We found out that in many ways this problem of consensus and diversity for the 5.4 is not just a selling problem, it's just as much a buying problem. The issue isn't so much that those individuals don't appreciate our offering, it's just they can't agree with each other. And so the bumper sticker phrase we often use for this work right now is that "the challenge of overcoming consensus today is not so much doing a better job of connecting individual stakeholders to us, it's doing a better job of connecting those individual stakeholders to each other."
And this becomes really interesting because that's actually a very different dynamic. Think about what those individual stakeholders are disagreeing about or where they're failing to reach consensus, what they're struggling to agree on. From our data it turns out the thing they're struggling to agree on is not whether or not you're a great supplier, but whether or not a problem is even worth solving in the first place and what the right solution to that problem is irrespective of supplier.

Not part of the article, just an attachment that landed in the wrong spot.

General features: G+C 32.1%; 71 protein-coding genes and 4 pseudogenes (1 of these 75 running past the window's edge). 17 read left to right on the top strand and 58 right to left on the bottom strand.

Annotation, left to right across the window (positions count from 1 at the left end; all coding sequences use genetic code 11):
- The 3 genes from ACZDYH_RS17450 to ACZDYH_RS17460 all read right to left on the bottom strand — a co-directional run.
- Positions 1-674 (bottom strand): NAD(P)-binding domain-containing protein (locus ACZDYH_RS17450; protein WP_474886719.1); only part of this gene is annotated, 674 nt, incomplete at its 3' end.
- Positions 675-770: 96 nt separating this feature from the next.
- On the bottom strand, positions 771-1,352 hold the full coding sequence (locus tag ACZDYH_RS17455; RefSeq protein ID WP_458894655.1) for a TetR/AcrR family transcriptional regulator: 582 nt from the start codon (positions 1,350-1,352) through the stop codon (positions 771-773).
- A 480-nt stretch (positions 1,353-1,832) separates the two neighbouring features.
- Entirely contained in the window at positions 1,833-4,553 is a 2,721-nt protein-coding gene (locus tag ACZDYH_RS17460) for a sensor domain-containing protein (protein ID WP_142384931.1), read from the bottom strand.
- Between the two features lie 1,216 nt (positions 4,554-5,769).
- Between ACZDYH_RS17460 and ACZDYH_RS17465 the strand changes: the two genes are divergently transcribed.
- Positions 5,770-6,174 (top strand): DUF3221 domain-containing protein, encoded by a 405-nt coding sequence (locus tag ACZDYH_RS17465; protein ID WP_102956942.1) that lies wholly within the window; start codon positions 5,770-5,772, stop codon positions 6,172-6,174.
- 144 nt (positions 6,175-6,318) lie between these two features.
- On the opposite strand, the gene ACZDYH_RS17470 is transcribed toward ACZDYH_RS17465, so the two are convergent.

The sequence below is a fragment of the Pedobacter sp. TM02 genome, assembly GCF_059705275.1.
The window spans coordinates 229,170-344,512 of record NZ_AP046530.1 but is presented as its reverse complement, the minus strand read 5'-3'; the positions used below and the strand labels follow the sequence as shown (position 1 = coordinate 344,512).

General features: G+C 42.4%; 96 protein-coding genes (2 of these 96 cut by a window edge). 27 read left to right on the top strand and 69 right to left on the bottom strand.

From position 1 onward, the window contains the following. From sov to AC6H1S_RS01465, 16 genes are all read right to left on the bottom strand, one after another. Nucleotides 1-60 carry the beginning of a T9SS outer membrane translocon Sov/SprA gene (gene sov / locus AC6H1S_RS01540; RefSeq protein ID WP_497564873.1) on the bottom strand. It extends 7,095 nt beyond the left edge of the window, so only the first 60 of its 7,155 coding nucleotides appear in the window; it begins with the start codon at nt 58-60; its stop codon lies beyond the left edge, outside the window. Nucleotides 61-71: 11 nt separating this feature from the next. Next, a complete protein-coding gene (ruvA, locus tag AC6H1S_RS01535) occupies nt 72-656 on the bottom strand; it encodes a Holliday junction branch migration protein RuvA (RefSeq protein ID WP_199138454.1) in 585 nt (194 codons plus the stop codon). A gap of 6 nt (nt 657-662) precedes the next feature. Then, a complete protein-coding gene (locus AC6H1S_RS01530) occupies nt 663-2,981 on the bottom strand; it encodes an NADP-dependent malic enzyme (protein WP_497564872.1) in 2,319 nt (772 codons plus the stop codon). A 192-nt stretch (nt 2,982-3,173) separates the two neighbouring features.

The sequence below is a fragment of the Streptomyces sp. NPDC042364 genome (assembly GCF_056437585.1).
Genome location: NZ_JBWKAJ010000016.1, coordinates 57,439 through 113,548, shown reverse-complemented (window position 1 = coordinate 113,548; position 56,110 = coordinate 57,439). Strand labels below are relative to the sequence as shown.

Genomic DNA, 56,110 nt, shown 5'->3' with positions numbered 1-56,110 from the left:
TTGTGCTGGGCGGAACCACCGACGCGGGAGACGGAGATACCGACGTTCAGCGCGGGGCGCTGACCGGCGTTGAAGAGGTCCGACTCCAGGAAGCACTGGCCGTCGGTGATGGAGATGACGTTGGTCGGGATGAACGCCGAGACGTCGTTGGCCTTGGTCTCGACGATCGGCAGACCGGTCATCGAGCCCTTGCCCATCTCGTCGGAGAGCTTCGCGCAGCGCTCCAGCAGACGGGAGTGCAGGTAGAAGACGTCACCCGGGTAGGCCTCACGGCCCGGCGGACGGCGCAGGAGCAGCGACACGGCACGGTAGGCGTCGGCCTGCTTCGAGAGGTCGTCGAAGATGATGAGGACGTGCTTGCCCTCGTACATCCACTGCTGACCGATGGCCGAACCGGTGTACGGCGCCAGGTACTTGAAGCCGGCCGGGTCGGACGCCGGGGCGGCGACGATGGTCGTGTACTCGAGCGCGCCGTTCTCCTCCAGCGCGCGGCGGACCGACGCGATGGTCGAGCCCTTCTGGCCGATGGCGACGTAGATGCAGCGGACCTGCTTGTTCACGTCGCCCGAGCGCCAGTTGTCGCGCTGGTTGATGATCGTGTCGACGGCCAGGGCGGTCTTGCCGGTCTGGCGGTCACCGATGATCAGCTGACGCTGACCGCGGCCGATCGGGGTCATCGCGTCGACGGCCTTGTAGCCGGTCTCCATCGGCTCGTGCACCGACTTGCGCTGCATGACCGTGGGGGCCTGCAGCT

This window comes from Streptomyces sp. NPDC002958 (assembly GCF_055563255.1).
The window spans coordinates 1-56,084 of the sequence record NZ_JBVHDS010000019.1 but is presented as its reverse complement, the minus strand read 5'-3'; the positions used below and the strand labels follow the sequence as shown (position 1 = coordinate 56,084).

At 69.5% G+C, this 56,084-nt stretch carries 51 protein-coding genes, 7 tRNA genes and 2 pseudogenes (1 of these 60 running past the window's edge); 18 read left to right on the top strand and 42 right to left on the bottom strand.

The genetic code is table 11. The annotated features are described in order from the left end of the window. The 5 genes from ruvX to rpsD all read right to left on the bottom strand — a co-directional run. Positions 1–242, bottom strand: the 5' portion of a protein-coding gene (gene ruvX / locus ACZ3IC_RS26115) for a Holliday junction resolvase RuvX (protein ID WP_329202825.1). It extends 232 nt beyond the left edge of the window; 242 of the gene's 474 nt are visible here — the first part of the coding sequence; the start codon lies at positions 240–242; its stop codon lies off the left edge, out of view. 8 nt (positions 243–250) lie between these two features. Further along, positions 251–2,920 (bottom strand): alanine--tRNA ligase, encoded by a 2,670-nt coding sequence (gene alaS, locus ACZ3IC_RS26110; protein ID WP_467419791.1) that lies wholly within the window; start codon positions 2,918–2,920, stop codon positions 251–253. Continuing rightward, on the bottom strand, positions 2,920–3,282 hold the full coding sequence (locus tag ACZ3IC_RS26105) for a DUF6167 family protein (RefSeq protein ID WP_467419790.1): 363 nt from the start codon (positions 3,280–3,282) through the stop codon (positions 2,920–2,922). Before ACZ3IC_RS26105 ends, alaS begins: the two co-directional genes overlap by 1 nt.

Jill Konrath: Right.
Brent Adamson: Right? And so that's where we need to plug in to help the 5.4. It's not about helping them to decide whether or not we're the best answer, but whether that solution is even worth pursuing irrespective of our answer. It's a very different dynamic.
Jill Konrath: It's a hugely different dynamic. I see this happen in my world all the time too. What do you do when they don't all come to the table thinking that it's going to change? What have you found that's working and helping to get consensus that the problem is worth doing something about at an earlier stage?
Brent Adamson: One of the things we found last year in our marketing work that's really interesting to us is, first of all, when you look at the most likely point of disagreement across the 5.4. Again, it's not the supplier but it's the problem identification and the solution selection irrespective of supplier. And it peaks at solution selection, just getting agreement on what we should even do in the first place.